Let’s try this out with our sample repo and finish the rebase --interactive we started:


We basically want to put the changes from feature-1 into one commit, and give it a better commit message. Of course, we’ll still have to resolve the conflict – inherently conflicting changes will have to be handled in every way we could perform our integrations. How we perform the conflict resolution during interactive rebase is just the same as with other techniques, so let’s not cover it in detail yet again.

We next rebase quick-fix-1 onto feature-1.


We drop a failed fix attempt and its reversion, wholesale. We decide to keep the documentation of the underlying problem that we identified in the process and squash it together with the proper implementation of the fix.

Squashing gives us a commit message like the above to edit. I added some actual content to the sample messages to show the value – if you have complex commits with explanatory commit messages (which are highly encouraged!), you will want to keep elements of them them around when you combine commits.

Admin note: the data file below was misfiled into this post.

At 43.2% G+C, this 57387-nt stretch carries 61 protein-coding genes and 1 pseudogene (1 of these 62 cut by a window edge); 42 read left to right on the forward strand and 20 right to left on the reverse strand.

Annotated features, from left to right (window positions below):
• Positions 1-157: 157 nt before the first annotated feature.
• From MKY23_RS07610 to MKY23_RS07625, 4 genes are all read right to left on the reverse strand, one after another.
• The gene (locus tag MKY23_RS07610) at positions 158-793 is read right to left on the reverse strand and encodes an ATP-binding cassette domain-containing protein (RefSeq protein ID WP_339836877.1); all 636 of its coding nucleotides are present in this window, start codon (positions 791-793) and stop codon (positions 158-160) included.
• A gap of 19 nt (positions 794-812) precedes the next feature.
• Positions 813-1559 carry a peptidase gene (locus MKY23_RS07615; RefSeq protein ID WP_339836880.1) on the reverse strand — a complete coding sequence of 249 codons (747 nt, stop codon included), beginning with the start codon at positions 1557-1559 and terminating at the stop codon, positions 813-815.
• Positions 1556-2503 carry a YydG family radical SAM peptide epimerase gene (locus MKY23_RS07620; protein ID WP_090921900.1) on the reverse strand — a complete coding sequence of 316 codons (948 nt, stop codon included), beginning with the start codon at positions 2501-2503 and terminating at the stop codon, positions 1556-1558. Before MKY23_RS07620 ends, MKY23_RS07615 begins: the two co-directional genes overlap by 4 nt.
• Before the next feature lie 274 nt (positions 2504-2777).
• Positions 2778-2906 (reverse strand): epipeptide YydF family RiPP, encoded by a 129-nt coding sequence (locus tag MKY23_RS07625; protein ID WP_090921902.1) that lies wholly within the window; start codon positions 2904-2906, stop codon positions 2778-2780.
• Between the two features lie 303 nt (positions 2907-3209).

In this case, we might up with a message such as the following:

Note that this is a bit shorter than the combined commit messages – but it loses little information. This is one of the benefits of rewriting history when all is said and done: It is much easier to provide well-written messages with all information in hand.

Also note that this only pays off when you have longer, informative commit messages. When there’s just not much to write about some change, don’t force it – but consider rewriting one commit and just mark the other commits to merge as fixup. Squash is only “worth it” when there’s interesting messages to blend.